Home Europe Criminal charges being considered in Italy cable car disaster, lead prosecutor says

Criminal charges being considered in Italy cable car disaster, lead prosecutor says

by editor

Criminal charges are being considered as part of an investigation into a cable car disaster in northern Italy that killed 14 people on Sunday.

Speaking with reporters on Monday, lead prosecutor Olimpia Bossi said an investigation into the disaster, which unfolded on a mountain near Lake Maggiore, would be focusing on why the lead cable snapped and why the brakes of the cable car system appeared to fail.

“The cable was on the ground, broken. The brakes of the security system didn”t work. Otherwise, the cabin would have stopped as the other cable car stopped while it was at the bottom of the line. So these are the facts, but the reason why that happened is naturally under investigation,” Bossi said, according to The Associated Press.

The prosecutor said criminal charges could potentially be laid as more information comes to light.

Among the “hypothetical charges”, she said, are “multiple manslaughter” and “attempted manslaughter” of the sole survivor of the incident – a five-year-old Israeli boy living in Italy, who is currently receiving treatment at a hospital in Turin after suffering multiple broken bones.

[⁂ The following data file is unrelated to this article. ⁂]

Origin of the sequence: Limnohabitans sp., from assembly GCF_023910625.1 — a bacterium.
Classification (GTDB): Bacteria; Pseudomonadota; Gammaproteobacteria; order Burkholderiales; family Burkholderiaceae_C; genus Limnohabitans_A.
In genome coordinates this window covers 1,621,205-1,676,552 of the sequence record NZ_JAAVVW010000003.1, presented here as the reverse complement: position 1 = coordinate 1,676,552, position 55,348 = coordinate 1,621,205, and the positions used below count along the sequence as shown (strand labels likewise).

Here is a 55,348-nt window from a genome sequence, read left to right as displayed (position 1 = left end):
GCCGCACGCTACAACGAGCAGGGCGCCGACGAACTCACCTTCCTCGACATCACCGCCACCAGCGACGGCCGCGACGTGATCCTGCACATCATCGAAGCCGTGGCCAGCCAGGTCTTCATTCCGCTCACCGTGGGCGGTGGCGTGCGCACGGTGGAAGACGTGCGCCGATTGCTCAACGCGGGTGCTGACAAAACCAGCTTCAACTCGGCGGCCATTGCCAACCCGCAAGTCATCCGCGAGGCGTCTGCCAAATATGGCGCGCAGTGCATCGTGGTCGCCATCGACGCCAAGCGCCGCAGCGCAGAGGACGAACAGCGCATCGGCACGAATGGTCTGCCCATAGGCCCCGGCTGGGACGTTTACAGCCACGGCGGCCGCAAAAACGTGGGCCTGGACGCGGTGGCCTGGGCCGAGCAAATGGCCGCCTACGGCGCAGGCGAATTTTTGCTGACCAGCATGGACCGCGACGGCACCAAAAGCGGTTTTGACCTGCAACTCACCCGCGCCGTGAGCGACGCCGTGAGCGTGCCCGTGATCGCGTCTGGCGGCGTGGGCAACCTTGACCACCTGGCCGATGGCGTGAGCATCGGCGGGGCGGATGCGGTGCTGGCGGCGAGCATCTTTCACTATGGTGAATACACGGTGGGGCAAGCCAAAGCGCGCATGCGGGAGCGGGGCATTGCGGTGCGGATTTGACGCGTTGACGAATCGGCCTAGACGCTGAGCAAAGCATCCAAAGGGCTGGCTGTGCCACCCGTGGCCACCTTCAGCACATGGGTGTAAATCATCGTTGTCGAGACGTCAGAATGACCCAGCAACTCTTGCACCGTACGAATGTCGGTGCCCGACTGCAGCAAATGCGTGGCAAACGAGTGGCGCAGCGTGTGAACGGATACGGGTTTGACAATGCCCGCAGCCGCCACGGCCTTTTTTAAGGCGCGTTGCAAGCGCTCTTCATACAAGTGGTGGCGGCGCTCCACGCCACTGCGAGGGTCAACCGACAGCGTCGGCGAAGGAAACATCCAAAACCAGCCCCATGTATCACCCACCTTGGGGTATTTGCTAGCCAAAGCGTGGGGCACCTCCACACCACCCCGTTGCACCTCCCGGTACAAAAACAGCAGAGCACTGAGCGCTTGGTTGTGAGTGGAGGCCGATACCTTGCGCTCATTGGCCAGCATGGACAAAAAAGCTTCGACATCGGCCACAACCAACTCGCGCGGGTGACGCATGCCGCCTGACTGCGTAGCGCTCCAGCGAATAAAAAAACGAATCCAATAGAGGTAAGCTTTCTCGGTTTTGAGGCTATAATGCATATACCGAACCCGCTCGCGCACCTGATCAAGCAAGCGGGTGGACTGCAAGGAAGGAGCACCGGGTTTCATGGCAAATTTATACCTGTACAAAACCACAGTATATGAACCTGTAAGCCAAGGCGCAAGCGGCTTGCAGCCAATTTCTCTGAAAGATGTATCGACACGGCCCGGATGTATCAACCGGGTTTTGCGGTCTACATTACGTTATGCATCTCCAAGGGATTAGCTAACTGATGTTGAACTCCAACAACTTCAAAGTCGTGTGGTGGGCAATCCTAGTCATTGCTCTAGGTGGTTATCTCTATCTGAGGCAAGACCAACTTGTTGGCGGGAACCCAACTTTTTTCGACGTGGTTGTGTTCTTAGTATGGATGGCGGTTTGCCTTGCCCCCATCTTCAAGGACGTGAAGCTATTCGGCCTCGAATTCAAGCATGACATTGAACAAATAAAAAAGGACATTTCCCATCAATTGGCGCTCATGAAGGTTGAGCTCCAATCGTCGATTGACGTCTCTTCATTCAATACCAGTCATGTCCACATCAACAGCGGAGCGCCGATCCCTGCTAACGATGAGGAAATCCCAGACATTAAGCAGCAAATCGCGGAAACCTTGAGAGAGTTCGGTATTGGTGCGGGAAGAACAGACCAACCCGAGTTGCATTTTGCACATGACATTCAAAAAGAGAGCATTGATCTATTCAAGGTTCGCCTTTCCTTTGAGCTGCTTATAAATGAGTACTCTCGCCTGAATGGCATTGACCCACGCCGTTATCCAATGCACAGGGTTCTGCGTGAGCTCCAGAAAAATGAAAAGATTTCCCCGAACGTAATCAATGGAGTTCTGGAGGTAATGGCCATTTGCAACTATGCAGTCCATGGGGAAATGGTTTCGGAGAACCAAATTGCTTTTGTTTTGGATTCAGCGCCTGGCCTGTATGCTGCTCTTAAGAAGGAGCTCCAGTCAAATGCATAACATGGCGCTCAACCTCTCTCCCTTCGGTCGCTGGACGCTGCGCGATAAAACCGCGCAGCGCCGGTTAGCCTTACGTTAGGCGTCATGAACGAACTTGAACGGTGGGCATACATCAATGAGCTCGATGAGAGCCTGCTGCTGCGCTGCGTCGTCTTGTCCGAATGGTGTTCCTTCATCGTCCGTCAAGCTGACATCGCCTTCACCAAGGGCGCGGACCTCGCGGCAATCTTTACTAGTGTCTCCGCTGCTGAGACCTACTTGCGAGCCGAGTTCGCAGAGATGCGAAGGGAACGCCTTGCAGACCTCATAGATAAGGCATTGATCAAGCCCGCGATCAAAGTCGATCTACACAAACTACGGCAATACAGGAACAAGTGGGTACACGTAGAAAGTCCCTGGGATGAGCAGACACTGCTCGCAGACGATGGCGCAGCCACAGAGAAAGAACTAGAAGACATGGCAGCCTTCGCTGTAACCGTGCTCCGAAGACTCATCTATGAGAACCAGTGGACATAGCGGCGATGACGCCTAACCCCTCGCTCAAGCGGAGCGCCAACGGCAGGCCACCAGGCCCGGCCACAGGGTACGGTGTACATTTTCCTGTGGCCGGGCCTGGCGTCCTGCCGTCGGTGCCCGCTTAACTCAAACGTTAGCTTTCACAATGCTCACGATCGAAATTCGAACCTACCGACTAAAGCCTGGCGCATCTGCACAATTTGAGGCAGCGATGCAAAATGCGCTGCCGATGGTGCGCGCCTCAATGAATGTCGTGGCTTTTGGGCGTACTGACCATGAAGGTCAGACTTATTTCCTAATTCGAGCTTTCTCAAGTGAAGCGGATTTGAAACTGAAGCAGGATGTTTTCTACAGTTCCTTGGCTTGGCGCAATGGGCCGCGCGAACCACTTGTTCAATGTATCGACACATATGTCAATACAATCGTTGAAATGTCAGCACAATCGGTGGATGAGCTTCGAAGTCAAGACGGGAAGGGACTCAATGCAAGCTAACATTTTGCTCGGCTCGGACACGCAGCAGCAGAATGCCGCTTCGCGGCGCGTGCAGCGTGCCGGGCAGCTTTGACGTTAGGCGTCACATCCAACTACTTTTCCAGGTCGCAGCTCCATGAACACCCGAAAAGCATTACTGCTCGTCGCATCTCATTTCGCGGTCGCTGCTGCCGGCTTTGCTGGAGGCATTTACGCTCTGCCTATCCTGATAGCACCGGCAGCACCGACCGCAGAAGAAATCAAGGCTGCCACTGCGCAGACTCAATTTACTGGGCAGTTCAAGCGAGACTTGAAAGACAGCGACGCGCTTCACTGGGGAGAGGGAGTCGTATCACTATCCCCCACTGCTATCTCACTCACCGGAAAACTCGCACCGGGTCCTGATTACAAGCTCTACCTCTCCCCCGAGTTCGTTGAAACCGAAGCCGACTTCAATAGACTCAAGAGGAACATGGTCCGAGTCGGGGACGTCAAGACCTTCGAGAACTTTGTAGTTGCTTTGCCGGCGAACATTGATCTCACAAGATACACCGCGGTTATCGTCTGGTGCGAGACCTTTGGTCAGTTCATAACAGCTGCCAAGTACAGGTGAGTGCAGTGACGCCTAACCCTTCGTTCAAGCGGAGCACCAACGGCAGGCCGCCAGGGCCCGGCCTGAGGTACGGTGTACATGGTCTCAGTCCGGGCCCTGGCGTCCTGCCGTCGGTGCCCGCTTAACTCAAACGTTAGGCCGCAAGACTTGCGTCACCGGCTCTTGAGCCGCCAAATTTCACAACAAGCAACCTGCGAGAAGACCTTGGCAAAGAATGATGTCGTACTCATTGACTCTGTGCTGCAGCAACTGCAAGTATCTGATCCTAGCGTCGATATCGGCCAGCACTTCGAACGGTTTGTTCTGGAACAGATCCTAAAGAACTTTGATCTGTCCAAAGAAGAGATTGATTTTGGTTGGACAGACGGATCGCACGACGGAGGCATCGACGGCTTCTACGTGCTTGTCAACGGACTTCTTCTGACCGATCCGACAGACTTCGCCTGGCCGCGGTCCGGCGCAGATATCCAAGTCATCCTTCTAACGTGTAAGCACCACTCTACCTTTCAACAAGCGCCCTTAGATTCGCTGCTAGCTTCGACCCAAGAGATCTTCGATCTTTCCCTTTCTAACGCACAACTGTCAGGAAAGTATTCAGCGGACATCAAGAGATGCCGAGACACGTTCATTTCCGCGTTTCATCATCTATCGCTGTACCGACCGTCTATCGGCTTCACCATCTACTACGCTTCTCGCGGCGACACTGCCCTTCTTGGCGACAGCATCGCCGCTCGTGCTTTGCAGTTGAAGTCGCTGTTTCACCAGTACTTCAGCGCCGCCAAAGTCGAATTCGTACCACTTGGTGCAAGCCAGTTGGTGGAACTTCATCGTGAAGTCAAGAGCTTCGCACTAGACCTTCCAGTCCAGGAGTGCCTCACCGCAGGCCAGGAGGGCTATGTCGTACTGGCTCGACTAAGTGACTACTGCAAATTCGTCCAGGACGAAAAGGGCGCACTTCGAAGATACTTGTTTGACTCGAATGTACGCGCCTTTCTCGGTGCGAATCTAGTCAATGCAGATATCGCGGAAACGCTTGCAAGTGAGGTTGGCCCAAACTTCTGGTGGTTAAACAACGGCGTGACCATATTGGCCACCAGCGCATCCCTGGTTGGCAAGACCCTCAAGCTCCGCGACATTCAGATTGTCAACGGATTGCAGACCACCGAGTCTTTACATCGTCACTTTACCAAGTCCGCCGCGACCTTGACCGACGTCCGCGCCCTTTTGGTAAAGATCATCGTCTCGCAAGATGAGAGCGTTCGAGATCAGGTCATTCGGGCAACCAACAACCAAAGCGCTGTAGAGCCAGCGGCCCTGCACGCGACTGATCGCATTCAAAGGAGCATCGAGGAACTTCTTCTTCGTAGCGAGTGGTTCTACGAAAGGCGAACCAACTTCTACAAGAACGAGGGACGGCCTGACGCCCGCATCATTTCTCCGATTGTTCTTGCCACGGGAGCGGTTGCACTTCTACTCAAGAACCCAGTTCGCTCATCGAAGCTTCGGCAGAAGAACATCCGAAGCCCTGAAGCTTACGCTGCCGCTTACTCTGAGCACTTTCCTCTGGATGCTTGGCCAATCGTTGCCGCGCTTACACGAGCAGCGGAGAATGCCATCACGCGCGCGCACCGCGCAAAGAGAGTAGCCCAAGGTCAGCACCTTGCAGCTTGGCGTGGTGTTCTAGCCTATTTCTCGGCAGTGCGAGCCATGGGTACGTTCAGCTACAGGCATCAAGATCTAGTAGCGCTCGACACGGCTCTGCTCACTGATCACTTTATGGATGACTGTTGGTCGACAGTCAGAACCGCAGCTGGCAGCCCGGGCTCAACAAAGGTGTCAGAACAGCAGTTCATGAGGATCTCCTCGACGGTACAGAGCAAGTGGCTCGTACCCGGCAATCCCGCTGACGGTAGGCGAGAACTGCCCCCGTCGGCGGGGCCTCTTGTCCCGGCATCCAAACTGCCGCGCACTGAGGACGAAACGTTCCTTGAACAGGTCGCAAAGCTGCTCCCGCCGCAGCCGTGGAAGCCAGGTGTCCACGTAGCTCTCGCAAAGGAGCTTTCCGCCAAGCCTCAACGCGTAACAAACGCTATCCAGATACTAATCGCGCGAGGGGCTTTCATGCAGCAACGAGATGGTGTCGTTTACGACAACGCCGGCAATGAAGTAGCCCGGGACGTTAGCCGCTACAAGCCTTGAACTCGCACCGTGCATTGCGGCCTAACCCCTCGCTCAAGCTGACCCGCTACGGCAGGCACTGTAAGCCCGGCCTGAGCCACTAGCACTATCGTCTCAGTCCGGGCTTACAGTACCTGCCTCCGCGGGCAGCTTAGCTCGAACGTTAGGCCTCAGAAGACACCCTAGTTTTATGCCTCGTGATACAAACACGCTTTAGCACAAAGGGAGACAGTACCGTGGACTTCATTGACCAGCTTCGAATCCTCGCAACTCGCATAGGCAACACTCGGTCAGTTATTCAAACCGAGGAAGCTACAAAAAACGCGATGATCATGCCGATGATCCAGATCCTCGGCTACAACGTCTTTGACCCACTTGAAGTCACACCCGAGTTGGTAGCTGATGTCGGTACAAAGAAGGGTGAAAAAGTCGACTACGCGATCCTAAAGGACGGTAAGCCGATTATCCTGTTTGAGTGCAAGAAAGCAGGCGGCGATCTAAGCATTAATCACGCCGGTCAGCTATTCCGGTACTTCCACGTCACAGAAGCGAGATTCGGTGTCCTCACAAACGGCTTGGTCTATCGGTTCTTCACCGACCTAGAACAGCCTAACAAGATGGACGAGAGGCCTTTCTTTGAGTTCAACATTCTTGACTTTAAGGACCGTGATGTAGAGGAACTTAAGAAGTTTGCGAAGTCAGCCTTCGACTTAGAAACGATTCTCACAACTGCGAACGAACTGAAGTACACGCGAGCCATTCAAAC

The Israeli foreign ministry has identified the young boy as Eitan Biran, with his parents, younger brother and two great-grandparents being among those killed in the disaster.

Bossi further said that charges for an “attack on public transport” could also be considered.

While she said a cable car may “look like a peculiar” form of public transport, she said that it ultimately fits the definition.

In the hours following the incident, concerns have been raised over the safety of Italy’s transportation infrastructure.

The country’s transport ministry has said that the cable car system had undergone a renovation in August 2016 and had received a full maintenance check in 2017 and further inspections last year.

The cables themselves had been checked in November and December 2020, the transport ministry said.

Infrastructure Minister Enrico Giovannini announced that there would be an inquiry into the incident, alongside the investigation from the prosecutor’s office.

Condolences for the victims’ families have poured in in the wake of the incident, with EU Council President Charles Michel offering his condolences in a tweet, writing “Europe is in mourning with you” in Italian.

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